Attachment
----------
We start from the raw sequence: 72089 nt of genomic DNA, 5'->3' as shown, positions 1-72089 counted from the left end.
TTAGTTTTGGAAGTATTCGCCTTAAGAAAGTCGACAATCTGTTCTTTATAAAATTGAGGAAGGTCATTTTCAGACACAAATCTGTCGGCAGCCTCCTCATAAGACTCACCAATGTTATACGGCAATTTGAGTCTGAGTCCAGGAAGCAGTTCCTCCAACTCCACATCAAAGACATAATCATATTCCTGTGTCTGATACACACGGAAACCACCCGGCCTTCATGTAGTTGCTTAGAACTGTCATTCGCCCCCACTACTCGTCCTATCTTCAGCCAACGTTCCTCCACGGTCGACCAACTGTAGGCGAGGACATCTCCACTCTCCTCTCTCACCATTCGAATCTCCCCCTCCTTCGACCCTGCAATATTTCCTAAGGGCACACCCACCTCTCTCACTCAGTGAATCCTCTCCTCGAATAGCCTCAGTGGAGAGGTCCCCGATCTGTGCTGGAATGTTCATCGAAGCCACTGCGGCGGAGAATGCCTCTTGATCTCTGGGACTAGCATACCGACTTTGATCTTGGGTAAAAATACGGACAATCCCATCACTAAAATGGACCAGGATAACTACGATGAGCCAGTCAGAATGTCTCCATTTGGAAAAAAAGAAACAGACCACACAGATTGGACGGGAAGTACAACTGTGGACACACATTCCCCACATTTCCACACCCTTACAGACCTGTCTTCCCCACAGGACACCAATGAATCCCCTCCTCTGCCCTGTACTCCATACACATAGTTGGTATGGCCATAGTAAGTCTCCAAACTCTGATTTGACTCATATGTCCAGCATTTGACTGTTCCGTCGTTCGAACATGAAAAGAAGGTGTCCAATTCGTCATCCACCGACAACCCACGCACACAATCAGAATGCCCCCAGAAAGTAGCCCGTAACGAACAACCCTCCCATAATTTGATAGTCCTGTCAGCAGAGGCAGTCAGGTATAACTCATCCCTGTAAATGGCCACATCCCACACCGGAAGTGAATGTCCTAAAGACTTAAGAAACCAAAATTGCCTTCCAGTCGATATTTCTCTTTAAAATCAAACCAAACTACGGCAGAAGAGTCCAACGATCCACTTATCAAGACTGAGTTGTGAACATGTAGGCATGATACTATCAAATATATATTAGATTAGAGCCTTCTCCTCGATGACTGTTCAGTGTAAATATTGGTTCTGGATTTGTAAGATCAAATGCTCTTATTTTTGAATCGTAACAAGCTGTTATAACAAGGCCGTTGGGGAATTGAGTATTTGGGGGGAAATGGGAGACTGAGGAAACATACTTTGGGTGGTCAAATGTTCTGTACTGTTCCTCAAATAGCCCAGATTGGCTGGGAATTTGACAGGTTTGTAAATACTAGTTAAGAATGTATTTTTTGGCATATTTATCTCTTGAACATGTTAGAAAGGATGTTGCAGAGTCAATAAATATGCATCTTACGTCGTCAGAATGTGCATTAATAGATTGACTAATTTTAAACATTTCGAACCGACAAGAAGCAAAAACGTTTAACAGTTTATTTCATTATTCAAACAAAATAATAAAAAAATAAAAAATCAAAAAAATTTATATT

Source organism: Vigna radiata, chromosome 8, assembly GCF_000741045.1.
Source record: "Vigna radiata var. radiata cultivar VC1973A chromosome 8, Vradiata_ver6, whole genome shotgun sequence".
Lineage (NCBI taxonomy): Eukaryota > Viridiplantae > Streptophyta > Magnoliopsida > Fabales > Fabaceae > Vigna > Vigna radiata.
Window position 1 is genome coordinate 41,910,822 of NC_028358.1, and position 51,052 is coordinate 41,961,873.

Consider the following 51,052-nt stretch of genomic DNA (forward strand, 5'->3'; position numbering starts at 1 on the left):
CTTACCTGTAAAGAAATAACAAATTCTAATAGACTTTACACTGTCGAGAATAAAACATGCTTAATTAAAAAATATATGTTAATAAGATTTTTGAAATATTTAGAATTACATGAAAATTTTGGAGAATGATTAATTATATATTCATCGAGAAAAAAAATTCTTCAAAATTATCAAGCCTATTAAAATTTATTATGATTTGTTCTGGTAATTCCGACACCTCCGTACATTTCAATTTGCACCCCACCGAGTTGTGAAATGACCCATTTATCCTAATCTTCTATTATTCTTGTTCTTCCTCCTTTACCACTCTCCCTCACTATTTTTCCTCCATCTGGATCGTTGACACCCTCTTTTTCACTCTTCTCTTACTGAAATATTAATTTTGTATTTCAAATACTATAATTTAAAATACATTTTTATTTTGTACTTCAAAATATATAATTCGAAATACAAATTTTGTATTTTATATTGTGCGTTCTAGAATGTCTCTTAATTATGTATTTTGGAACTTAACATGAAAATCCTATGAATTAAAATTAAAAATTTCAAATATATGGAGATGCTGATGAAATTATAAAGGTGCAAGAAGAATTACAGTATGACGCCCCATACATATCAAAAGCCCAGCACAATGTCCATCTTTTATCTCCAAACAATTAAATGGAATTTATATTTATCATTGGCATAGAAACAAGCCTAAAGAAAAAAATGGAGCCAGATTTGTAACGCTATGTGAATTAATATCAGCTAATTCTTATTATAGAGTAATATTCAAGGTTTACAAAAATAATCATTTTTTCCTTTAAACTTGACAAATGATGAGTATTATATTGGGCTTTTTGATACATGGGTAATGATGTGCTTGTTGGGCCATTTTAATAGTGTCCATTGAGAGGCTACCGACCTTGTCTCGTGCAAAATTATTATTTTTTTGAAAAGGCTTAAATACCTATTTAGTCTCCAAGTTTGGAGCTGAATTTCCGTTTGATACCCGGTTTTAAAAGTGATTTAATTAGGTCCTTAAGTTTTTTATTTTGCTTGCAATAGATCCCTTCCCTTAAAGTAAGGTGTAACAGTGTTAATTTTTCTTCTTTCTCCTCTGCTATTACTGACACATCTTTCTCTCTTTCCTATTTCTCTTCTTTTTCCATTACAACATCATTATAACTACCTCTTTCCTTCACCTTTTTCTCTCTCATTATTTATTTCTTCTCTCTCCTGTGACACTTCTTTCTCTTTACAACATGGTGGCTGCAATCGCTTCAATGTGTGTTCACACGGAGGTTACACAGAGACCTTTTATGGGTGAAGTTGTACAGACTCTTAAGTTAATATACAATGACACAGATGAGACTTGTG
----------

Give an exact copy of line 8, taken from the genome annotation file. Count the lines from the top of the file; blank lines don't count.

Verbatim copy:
CTTACCTGTAAAGAAATAACAAATTCTAATAGACTTTACACTGTCGAGAATAAAACATGCTTAATTAAAAAATATATGTTAATAAGATTTTTGAAATATTTAGAATTACATGAAAATTTTGGAGAATGATTAATTATATATTCATCGAGAAAAAAAATTCTTCAAAATTATCAAGCCTATTAAAATTTATTATGATTTGTTCTGGTAATTCCGACACCTCCGTACATTTCAATTTGCACCCCACCGAGTTGTGAAATGACCCATTTATCCTAATCTTCTATTATTCTTGTTCTTCCTCCTTTACCACTCTCCCTCACTATTTTTCCTCCATCTGGATCGTTGACACCCTCTTTTTCACTCTTCTCTTACTGAAATATTAATTTTGTATTTCAAATACTATAATTTAAAATACATTTTTATTTTGTACTTCAAAATATATAATTCGAAATACAAATTTTGTATTTTATATTGTGCGTTCTAGAATGTCTCTTAATTATGTATTTTGGAACTTAACATGAAAATCCTATGAATTAAAATTAAAAATTTCAAATATATGGAGATGCTGATGAAATTATAAAGGTGCAAGAAGAATTACAGTATGACGCCCCATACATATCAAAAGCCCAGCACAATGTCCATCTTTTATCTCCAAACAATTAAATGGAATTTATATTTATCATTGGCATAGAAACAAGCCTAAAGAAAAAAATGGAGCCAGATTTGTAACGCTATGTGAATTAATATCAGCTAATTCTTATTATAGAGTAATATTCAAGGTTTACAAAAATAATCATTTTTTCCTTTAAACTTGACAAATGATGAGTATTATATTGGGCTTTTTGATACATGGGTAATGATGTGCTTGTTGGGCCATTTTAATAGTGTCCATTGAGAGGCTACCGACCTTGTCTCGTGCAAAATTATTATTTTTTTGAAAAGGCTTAAATACCTATTTAGTCTCCAAGTTTGGAGCTGAATTTCCGTTTGATACCCGGTTTTAAAAGTGATTTAATTAGGTCCTTAAGTTTTTTATTTTGCTTGCAATAGATCCCTTCCCTTAAAGTAAGGTGTAACAGTGTTAATTTTTCTTCTTTCTCCTCTGCTATTACTGACACATCTTTCTCTCTTTCCTATTTCTCTTCTTTTTCCATTACAACATCATTATAACTACCTCTTTCCTTCACCTTTTTCTCTCTCATTATTTATTTCTTCTCTCTCCTGTGACACTTCTTTCTCTTTACAACATGGTGGCTGCAATCGCTTCAATGTGTGTTCACACGGAGGTTACACAGAGACCTTTTATGGGTGAAGTTGTACAGACTCTTAAGTTAATATACAATGACACAGATGAGACTTGTG